Use this URL to cite or link to this record in EThOS: http://ethos.bl.uk/OrderDetails.do?uin=uk.bl.ethos.604088
Title: The neural basis of the motivation to eat in Prader-Willi syndrome
Author: Hinton, E. C.
Awarding Body: University of Cambridge
Current Institution: University of Cambridge
Date of Award: 2005
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Abstract:
The aim of this thesis is to investigate the neural correlates of the conscious experience accompanying fasting and food intake in those with PWS, in order to provide further understanding of the abnormal satiety response that results in the overeating in this syndrome. An initial study was conducted in those without the syndrome, using positron emission tomography. This study examined the neural response to fasting and food intake, in conjunction with incentive motivational factors, in order to provide the specific hypotheses upon which to base the investigation in PWS. The main study of this thesis examined the neural response, and associated conscious experience, in individuals with PWS to an overnight fast and two disguised energy controlled meals, one of 400kcal and another of 1200kcal, in order to test the hypothesis that the neural process of satiety are abnormal in PWS. This study also investigated the neural basis of incentive motivation in PWS, following an examination of food preferences in those with the syndrome. These studies provided evidence for a dysfunctional satiety response in the brain in those with PWS: even after the high energy meal, brain regions that normally elicit a feeling of satiety and signal the end of further food seeking, as found in the comparison group, were not activated.  This was accompanied by an altered conscious experience following food - only some of the participants were able to detect a substantial shift to fullness following the high energy meal. Furthermore, extrinsic incentive factors appeared not to contribute to the motivation to eat in those with the syndrome. These findings have implications for the management of the eating behaviour in PWS, particularly with regard to the ethics of controlling the food environment of adults with the syndrome.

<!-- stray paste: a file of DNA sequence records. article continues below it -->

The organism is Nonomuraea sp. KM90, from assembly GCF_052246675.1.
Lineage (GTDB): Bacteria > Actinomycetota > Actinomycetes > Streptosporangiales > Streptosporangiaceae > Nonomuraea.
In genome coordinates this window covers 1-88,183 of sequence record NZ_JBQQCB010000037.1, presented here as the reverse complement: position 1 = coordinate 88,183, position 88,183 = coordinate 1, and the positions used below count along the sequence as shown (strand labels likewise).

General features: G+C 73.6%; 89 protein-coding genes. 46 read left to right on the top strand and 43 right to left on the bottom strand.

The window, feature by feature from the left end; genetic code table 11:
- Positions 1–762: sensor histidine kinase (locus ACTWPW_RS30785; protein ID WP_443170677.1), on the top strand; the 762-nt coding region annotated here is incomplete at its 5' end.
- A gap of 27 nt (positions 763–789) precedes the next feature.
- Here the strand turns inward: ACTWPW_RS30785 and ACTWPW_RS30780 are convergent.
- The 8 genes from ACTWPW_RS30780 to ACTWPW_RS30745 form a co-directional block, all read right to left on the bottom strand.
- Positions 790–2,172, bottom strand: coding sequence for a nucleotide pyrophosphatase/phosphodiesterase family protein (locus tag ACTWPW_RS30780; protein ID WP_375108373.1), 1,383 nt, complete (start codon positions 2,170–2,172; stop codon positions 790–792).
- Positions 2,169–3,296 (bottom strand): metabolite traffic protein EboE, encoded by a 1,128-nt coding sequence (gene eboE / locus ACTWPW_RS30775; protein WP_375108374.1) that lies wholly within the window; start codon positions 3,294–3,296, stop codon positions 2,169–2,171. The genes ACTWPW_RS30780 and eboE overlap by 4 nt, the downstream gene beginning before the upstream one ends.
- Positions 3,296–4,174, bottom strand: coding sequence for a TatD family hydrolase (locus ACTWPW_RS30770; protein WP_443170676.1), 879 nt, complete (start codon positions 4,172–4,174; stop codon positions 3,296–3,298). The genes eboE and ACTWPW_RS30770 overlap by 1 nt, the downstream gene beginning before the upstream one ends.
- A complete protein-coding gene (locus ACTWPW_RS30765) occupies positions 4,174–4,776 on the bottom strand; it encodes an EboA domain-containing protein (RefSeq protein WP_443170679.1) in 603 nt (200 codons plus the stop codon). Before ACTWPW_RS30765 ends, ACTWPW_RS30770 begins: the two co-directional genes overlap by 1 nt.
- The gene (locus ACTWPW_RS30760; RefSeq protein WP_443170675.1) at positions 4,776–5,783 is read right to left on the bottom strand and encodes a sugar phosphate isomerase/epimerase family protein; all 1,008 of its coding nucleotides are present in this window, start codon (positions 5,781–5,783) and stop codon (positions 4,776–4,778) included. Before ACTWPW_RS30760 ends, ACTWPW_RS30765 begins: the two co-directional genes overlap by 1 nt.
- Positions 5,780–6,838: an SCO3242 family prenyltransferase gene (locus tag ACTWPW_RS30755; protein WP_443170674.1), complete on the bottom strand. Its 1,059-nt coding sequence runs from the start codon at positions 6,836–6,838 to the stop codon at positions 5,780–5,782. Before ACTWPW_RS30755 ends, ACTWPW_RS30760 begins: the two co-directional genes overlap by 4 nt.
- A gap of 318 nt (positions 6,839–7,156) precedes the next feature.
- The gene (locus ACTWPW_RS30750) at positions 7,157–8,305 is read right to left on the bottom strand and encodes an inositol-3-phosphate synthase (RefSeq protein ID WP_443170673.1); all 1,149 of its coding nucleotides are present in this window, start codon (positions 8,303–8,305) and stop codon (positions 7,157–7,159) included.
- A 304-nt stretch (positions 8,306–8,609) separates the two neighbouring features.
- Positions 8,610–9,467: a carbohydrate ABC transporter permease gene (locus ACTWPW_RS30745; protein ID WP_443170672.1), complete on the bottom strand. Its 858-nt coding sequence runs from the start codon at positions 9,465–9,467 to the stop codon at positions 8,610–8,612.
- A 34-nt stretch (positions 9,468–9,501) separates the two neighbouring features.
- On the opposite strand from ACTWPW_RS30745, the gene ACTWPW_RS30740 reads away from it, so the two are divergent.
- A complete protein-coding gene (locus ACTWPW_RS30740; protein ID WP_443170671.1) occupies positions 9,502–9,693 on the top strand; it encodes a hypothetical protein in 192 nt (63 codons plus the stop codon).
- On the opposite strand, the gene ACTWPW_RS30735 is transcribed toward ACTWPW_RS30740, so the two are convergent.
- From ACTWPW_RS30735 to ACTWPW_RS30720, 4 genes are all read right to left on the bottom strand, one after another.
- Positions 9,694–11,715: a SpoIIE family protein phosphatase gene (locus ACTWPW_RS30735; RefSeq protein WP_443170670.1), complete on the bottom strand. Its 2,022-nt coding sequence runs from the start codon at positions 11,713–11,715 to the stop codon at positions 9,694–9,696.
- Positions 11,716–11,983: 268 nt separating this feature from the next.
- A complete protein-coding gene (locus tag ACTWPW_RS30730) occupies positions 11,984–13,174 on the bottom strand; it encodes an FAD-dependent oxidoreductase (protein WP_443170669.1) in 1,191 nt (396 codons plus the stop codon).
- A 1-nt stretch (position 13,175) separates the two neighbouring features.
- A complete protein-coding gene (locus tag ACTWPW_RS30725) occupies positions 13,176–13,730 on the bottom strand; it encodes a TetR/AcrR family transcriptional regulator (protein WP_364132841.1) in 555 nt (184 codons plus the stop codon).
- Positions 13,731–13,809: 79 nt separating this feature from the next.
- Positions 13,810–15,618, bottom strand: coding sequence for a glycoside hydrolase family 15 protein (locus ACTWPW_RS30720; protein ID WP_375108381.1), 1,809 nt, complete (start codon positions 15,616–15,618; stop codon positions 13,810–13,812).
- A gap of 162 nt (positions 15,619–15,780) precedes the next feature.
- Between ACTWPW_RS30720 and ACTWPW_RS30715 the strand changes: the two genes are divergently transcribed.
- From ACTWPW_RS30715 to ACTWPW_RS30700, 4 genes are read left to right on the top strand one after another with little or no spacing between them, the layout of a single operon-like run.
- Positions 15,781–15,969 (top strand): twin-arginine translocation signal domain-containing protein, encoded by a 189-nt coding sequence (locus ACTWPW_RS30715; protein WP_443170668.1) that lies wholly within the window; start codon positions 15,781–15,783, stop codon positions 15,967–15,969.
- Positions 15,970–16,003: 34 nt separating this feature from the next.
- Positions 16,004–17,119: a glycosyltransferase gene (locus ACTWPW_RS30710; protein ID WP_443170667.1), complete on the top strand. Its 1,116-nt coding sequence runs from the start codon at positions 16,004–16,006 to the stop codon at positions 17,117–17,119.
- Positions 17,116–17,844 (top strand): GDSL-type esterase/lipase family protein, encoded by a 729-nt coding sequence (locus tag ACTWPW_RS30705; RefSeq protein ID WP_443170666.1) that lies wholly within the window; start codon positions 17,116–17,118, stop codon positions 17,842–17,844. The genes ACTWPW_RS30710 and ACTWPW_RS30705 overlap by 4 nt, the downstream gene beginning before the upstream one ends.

Supervisor: Not available Sponsor: Not available
Qualification Name: Thesis (Ph.D.) Qualification Level: Doctoral
EThOS ID: uk.bl.ethos.604088  DOI: Not available
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